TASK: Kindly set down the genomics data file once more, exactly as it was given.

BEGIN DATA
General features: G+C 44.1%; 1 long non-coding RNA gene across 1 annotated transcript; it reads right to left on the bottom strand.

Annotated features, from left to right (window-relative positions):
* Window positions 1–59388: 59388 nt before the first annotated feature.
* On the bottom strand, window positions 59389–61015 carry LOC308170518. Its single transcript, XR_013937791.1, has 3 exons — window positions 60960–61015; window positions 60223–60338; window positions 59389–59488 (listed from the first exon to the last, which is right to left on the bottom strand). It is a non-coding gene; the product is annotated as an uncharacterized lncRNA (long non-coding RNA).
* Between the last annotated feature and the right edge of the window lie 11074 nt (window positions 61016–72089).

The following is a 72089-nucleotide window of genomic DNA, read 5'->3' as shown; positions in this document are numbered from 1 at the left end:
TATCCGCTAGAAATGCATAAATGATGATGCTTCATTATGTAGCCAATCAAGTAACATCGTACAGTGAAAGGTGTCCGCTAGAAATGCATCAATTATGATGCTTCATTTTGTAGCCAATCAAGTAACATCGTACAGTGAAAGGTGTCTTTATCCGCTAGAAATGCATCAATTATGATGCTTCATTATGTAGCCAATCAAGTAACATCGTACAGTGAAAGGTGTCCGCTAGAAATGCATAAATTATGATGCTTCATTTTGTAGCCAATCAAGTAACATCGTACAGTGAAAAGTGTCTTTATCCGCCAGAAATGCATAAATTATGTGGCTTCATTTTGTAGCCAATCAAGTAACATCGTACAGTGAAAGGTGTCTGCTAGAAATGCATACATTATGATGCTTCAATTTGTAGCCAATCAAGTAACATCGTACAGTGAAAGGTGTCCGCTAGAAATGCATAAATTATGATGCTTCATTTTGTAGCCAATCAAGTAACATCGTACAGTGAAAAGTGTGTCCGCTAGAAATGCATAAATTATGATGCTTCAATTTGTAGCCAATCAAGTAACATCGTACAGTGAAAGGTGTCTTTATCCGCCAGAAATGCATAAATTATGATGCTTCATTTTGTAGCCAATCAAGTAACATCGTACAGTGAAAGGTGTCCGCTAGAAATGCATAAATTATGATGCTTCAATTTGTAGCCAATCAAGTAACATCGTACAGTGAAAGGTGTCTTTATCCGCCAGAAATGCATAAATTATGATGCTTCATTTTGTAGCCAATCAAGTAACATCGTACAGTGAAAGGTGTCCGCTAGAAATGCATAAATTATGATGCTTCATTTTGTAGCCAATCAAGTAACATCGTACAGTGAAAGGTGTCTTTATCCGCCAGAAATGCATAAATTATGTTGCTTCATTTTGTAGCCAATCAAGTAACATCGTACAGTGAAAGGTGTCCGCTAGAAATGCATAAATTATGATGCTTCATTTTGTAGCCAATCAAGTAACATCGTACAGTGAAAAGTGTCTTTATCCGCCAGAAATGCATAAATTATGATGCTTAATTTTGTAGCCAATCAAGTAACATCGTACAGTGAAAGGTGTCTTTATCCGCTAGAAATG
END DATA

General features: G+C 44.1%; 1 long non-coding RNA gene across 1 annotated transcript; it reads right to left on the bottom strand.

Annotated features, from left to right (window-relative positions):
* Window positions 1–59388: 59388 nt before the first annotated feature.
* On the bottom strand, window positions 59389–61015 carry LOC308170518. Its single transcript, XR_013937791.1, has 3 exons — window positions 60960–61015; window positions 60223–60338; window positions 59389–59488 (listed from the first exon to the last, which is right to left on the bottom strand). It is a non-coding gene; the product is annotated as an uncharacterized lncRNA (long non-coding RNA).
* Between the last annotated feature and the right edge of the window lie 11074 nt (window positions 61016–72089).

The following is a 72089-nucleotide window of genomic DNA, read 5'->3' as shown; positions in this document are numbered from 1 at the left end:
TATCCGCTAGAAATGCATAAATGATGATGCTTCATTATGTAGCCAATCAAGTAACATCGTACAGTGAAAGGTGTCCGCTAGAAATGCATCAATTATGATGCTTCATTTTGTAGCCAATCAAGTAACATCGTACAGTGAAAGGTGTCTTTATCCGCTAGAAATGCATCAATTATGATGCTTCATTATGTAGCCAATCAAGTAACATCGTACAGTGAAAGGTGTCCGCTAGAAATGCATAAATTATGATGCTTCATTTTGTAGCCAATCAAGTAACATCGTACAGTGAAAAGTGTCTTTATCCGCCAGAAATGCATAAATTATGTGGCTTCATTTTGTAGCCAATCAAGTAACATCGTACAGTGAAAGGTGTCTGCTAGAAATGCATACATTATGATGCTTCAATTTGTAGCCAATCAAGTAACATCGTACAGTGAAAGGTGTCCGCTAGAAATGCATAAATTATGATGCTTCATTTTGTAGCCAATCAAGTAACATCGTACAGTGAAAAGTGTGTCCGCTAGAAATGCATAAATTATGATGCTTCAATTTGTAGCCAATCAAGTAACATCGTACAGTGAAAGGTGTCTTTATCCGCCAGAAATGCATAAATTATGATGCTTCATTTTGTAGCCAATCAAGTAACATCGTACAGTGAAAGGTGTCCGCTAGAAATGCATAAATTATGATGCTTCAATTTGTAGCCAATCAAGTAACATCGTACAGTGAAAGGTGTCTTTATCCGCCAGAAATGCATAAATTATGATGCTTCATTTTGTAGCCAATCAAGTAACATCGTACAGTGAAAGGTGTCCGCTAGAAATGCATAAATTATGATGCTTCATTTTGTAGCCAATCAAGTAACATCGTACAGTGAAAGGTGTCTTTATCCGCCAGAAATGCATAAATTATGTTGCTTCATTTTGTAGCCAATCAAGTAACATCGTACAGTGAAAGGTGTCCGCTAGAAATGCATAAATTATGATGCTTCATTTTGTAGCCAATCAAGTAACATCGTACAGTGAAAAGTGTCTTTATCCGCCAGAAATGCATAAATTATGATGCTTAATTTTGTAGCCAATCAAGTAACATCGTACAGTGAAAGGTGTCTTTATCCGCTAGAAATG